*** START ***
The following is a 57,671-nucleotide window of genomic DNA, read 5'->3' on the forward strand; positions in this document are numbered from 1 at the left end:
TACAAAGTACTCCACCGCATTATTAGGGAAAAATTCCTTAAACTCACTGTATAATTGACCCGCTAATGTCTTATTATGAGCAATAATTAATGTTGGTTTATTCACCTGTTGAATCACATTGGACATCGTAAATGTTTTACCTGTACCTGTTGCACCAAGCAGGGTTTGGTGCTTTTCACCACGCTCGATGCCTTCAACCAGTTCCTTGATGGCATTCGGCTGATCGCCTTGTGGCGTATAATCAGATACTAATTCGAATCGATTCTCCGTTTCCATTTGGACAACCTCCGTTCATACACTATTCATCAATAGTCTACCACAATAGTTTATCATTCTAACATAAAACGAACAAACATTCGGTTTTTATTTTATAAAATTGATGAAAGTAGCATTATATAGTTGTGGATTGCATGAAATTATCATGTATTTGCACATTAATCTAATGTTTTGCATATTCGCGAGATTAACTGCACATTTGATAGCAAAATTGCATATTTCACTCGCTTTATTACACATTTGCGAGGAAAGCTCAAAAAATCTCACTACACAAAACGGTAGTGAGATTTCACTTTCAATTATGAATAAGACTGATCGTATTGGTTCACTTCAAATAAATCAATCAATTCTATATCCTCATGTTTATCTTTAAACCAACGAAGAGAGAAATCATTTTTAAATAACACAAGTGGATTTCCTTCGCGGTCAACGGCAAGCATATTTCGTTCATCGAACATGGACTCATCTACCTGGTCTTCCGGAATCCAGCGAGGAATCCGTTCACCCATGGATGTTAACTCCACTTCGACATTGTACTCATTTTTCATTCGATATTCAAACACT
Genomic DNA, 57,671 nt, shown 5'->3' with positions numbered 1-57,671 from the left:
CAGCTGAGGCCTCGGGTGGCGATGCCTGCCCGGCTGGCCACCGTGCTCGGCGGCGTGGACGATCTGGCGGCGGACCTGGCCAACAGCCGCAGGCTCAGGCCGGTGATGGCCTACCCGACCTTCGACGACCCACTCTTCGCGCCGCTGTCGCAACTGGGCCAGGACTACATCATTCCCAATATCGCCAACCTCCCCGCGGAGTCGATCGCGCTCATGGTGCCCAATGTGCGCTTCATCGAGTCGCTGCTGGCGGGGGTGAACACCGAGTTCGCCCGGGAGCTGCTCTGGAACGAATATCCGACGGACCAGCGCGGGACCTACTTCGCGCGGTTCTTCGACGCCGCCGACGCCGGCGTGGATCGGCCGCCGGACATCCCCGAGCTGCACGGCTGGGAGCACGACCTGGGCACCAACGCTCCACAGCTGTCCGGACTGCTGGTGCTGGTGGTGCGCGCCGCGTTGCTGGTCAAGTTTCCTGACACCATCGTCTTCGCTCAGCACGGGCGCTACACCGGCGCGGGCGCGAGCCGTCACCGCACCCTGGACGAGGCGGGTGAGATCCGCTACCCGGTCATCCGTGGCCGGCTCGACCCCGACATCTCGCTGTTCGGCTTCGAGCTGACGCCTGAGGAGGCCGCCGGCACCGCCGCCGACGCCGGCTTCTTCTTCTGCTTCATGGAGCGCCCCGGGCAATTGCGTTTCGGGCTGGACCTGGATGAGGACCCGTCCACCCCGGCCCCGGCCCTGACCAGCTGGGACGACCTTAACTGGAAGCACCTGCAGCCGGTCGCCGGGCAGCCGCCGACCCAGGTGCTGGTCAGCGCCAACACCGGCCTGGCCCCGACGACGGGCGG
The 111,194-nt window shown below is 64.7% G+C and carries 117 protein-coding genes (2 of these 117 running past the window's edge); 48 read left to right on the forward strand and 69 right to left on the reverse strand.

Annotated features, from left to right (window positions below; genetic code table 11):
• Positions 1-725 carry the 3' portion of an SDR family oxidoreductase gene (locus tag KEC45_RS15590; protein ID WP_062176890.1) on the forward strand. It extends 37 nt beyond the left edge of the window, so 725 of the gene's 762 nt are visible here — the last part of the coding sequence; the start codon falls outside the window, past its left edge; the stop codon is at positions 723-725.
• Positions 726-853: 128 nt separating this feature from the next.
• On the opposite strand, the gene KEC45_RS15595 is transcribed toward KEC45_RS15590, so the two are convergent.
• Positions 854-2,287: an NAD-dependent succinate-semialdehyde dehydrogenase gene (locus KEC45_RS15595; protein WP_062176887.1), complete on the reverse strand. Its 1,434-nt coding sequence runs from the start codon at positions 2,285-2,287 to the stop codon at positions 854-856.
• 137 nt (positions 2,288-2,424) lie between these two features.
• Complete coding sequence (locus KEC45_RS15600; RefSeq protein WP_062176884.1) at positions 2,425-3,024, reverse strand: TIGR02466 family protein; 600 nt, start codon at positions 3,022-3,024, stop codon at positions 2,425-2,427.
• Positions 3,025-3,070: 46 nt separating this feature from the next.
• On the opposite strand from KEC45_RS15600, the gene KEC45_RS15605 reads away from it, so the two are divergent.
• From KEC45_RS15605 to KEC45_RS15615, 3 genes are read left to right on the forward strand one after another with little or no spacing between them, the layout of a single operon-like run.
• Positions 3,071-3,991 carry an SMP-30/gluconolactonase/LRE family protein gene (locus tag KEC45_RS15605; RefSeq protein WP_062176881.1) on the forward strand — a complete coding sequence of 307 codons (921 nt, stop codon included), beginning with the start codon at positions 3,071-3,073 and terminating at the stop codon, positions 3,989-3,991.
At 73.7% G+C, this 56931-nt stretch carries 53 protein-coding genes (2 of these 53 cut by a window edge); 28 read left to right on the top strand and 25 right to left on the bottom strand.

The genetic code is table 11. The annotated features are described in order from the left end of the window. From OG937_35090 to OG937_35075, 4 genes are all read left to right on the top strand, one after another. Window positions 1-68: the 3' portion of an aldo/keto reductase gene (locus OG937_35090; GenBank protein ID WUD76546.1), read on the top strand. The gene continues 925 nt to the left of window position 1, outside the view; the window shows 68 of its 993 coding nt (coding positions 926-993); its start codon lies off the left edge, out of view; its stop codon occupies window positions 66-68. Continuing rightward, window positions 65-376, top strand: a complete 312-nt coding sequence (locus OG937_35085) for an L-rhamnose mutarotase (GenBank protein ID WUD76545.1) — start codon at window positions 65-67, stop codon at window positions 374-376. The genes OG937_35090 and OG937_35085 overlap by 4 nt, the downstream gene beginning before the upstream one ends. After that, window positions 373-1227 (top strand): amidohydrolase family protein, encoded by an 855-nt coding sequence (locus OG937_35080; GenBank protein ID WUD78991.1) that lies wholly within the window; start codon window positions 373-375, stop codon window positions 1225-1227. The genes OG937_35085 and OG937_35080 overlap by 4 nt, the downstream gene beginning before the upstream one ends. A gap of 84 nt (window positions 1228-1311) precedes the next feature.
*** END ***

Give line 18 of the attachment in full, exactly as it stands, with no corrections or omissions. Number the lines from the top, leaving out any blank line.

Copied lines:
The genetic code is table 11. The annotated features are described in order from the left end of the window. From OG937_35090 to OG937_35075, 4 genes are all read left to right on the top strand, one after another. Window positions 1-68: the 3' portion of an aldo/keto reductase gene (locus OG937_35090; GenBank protein ID WUD76546.1), read on the top strand. The gene continues 925 nt to the left of window position 1, outside the view; the window shows 68 of its 993 coding nt (coding positions 926-993); its start codon lies off the left edge, out of view; its stop codon occupies window positions 66-68. Continuing rightward, window positions 65-376, top strand: a complete 312-nt coding sequence (locus OG937_35085) for an L-rhamnose mutarotase (GenBank protein ID WUD76545.1) — start codon at window positions 65-67, stop codon at window positions 374-376. The genes OG937_35090 and OG937_35085 overlap by 4 nt, the downstream gene beginning before the upstream one ends. After that, window positions 373-1227 (top strand): amidohydrolase family protein, encoded by an 855-nt coding sequence (locus OG937_35080; GenBank protein ID WUD78991.1) that lies wholly within the window; start codon window positions 373-375, stop codon window positions 1225-1227. The genes OG937_35085 and OG937_35080 overlap by 4 nt, the downstream gene beginning before the upstream one ends. A gap of 84 nt (window positions 1228-1311) precedes the next feature.